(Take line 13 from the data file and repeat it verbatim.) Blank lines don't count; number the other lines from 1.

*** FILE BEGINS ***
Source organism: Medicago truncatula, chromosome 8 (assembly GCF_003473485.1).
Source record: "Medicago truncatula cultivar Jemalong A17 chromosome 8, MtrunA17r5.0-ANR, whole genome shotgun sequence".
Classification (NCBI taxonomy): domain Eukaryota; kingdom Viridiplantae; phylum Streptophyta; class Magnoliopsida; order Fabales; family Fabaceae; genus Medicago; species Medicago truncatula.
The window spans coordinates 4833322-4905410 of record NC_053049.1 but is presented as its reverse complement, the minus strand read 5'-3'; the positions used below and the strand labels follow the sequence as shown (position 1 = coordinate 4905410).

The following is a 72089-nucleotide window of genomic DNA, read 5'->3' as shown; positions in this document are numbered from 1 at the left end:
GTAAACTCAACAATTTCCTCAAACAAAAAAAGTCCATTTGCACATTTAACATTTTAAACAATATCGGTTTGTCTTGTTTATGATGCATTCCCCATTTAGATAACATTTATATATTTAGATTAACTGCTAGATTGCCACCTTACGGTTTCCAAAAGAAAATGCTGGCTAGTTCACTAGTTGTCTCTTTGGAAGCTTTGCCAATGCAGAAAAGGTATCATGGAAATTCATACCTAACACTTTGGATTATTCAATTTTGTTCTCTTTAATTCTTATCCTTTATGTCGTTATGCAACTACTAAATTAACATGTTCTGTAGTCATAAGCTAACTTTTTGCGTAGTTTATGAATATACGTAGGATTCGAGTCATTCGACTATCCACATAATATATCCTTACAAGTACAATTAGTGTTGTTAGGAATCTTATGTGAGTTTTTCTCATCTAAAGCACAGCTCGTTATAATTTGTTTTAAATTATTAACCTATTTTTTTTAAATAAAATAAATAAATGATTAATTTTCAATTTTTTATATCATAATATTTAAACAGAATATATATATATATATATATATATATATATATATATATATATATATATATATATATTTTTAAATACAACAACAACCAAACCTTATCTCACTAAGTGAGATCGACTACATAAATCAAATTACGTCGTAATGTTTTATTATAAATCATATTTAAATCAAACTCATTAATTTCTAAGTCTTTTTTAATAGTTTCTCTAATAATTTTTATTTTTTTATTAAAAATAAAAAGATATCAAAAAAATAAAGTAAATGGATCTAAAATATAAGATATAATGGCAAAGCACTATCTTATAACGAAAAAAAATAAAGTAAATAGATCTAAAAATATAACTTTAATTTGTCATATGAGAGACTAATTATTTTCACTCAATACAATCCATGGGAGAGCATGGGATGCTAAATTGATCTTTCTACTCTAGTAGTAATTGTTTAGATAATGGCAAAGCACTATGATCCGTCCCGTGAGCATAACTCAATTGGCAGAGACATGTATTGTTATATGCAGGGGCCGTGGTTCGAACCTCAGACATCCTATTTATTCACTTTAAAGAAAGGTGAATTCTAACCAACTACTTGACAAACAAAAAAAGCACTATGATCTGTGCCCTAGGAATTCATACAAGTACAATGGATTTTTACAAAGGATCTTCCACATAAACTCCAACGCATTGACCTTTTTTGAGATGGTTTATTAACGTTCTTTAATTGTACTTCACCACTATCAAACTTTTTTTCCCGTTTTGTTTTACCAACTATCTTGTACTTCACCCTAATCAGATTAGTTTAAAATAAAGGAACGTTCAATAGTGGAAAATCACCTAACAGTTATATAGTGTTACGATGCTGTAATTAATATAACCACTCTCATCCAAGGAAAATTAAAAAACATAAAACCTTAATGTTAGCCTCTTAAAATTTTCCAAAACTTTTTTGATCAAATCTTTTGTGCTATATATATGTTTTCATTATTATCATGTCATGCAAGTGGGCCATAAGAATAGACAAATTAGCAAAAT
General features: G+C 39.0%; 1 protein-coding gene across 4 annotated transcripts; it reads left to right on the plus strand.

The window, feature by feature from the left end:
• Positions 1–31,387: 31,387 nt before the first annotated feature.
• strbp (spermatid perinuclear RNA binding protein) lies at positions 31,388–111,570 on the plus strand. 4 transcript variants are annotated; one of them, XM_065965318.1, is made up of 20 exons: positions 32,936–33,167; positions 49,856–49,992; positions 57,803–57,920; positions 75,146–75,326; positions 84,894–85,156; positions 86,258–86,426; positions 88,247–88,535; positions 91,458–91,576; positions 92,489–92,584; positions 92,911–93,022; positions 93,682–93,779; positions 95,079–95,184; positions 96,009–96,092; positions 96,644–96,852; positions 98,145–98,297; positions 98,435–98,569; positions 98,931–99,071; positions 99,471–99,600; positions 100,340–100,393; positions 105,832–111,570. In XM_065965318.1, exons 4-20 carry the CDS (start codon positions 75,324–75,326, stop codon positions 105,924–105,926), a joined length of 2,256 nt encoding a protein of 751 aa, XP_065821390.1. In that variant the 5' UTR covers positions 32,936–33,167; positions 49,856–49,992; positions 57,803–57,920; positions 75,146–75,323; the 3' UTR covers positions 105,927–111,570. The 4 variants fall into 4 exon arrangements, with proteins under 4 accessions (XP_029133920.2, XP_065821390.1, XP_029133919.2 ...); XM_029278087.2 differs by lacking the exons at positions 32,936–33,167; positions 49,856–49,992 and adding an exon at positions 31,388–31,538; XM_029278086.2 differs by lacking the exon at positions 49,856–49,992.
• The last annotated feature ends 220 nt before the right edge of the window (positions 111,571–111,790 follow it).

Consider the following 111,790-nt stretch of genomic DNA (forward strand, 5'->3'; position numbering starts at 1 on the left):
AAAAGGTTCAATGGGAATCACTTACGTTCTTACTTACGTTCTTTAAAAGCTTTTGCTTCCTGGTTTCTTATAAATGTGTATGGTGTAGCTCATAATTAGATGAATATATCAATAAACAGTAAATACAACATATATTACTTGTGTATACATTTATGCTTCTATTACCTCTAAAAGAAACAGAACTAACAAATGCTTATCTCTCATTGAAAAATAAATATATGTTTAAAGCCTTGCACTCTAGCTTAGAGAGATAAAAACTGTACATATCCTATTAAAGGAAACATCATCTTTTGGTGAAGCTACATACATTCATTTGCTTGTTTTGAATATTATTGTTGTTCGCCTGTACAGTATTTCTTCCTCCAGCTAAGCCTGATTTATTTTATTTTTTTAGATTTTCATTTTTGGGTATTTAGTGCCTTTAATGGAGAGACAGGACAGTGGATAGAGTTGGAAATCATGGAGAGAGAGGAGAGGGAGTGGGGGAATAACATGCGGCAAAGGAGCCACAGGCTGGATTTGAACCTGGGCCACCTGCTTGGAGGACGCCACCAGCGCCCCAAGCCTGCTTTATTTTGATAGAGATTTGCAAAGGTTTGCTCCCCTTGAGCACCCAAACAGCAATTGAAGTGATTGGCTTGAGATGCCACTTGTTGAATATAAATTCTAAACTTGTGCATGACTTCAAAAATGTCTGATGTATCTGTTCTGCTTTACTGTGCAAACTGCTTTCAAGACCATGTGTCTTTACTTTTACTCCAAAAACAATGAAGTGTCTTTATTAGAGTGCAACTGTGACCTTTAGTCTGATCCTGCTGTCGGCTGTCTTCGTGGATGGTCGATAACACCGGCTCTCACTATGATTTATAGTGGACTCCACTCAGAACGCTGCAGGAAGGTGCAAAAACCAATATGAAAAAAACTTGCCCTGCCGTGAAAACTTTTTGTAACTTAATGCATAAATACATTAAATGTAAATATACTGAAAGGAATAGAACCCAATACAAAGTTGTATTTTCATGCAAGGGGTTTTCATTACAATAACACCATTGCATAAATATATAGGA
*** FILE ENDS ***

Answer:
AAAAGGTTCAATGGGAATCACTTACGTTCTTACTTACGTTCTTTAAAAGCTTTTGCTTCCTGGTTTCTTATAAATGTGTATGGTGTAGCTCATAATTAGATGAATATATCAATAAACAGTAAATACAACATATATTACTTGTGTATACATTTATGCTTCTATTACCTCTAAAAGAAACAGAACTAACAAATGCTTATCTCTCATTGAAAAATAAATATATGTTTAAAGCCTTGCACTCTAGCTTAGAGAGATAAAAACTGTACATATCCTATTAAAGGAAACATCATCTTTTGGTGAAGCTACATACATTCATTTGCTTGTTTTGAATATTATTGTTGTTCGCCTGTACAGTATTTCTTCCTCCAGCTAAGCCTGATTTATTTTATTTTTTTAGATTTTCATTTTTGGGTATTTAGTGCCTTTAATGGAGAGACAGGACAGTGGATAGAGTTGGAAATCATGGAGAGAGAGGAGAGGGAGTGGGGGAATAACATGCGGCAAAGGAGCCACAGGCTGGATTTGAACCTGGGCCACCTGCTTGGAGGACGCCACCAGCGCCCCAAGCCTGCTTTATTTTGATAGAGATTTGCAAAGGTTTGCTCCCCTTGAGCACCCAAACAGCAATTGAAGTGATTGGCTTGAGATGCCACTTGTTGAATATAAATTCTAAACTTGTGCATGACTTCAAAAATGTCTGATGTATCTGTTCTGCTTTACTGTGCAAACTGCTTTCAAGACCATGTGTCTTTACTTTTACTCCAAAAACAATGAAGTGTCTTTATTAGAGTGCAACTGTGACCTTTAGTCTGATCCTGCTGTCGGCTGTCTTCGTGGATGGTCGATAACACCGGCTCTCACTATGATTTATAGTGGACTCCACTCAGAACGCTGCAGGAAGGTGCAAAAACCAATATGAAAAAAACTTGCCCTGCCGTGAAAACTTTTTGTAACTTAATGCATAAATACATTAAATGTAAATATACTGAAAGGAATAGAACCCAATACAAAGTTGTATTTTCATGCAAGGGGTTTTCATTACAATAACACCATTGCATAAATATATAGGA